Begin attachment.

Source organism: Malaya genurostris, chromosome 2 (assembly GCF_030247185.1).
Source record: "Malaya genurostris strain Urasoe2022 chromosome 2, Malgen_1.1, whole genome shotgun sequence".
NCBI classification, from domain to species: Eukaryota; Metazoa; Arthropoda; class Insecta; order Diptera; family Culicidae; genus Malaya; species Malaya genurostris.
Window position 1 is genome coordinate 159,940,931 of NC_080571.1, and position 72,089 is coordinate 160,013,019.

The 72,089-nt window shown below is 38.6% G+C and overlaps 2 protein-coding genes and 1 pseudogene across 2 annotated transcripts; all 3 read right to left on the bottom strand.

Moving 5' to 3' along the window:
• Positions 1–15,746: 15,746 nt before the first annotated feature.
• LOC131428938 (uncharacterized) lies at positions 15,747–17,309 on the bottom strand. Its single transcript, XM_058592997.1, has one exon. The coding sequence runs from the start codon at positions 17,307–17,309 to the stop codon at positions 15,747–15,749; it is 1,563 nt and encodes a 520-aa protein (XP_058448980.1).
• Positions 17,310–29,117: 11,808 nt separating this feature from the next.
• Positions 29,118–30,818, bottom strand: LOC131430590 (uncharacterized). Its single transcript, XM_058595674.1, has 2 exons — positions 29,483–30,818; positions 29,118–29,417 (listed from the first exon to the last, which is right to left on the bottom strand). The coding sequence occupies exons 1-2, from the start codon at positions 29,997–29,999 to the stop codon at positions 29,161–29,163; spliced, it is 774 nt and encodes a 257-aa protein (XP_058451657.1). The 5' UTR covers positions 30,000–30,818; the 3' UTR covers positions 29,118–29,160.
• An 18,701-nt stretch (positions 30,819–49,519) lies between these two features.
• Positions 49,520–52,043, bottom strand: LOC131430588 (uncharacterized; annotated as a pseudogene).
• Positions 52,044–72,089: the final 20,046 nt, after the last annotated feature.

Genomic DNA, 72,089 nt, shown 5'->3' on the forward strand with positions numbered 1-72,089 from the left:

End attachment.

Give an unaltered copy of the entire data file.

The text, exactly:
Source organism: Malaya genurostris, chromosome 2 (assembly GCF_030247185.1).
Source record: "Malaya genurostris strain Urasoe2022 chromosome 2, Malgen_1.1, whole genome shotgun sequence".
NCBI classification, from domain to species: Eukaryota; Metazoa; Arthropoda; class Insecta; order Diptera; family Culicidae; genus Malaya; species Malaya genurostris.
Window position 1 is genome coordinate 159,940,931 of NC_080571.1, and position 72,089 is coordinate 160,013,019.

The 72,089-nt window shown below is 38.6% G+C and overlaps 2 protein-coding genes and 1 pseudogene across 2 annotated transcripts; all 3 read right to left on the bottom strand.

Moving 5' to 3' along the window:
• Positions 1–15,746: 15,746 nt before the first annotated feature.
• LOC131428938 (uncharacterized) lies at positions 15,747–17,309 on the bottom strand. Its single transcript, XM_058592997.1, has one exon. The coding sequence runs from the start codon at positions 17,307–17,309 to the stop codon at positions 15,747–15,749; it is 1,563 nt and encodes a 520-aa protein (XP_058448980.1).
• Positions 17,310–29,117: 11,808 nt separating this feature from the next.
• Positions 29,118–30,818, bottom strand: LOC131430590 (uncharacterized). Its single transcript, XM_058595674.1, has 2 exons — positions 29,483–30,818; positions 29,118–29,417 (listed from the first exon to the last, which is right to left on the bottom strand). The coding sequence occupies exons 1-2, from the start codon at positions 29,997–29,999 to the stop codon at positions 29,161–29,163; spliced, it is 774 nt and encodes a 257-aa protein (XP_058451657.1). The 5' UTR covers positions 30,000–30,818; the 3' UTR covers positions 29,118–29,160.
• An 18,701-nt stretch (positions 30,819–49,519) lies between these two features.
• Positions 49,520–52,043, bottom strand: LOC131430588 (uncharacterized; annotated as a pseudogene).
• Positions 52,044–72,089: the final 20,046 nt, after the last annotated feature.

Genomic DNA, 72,089 nt, shown 5'->3' on the forward strand with positions numbered 1-72,089 from the left: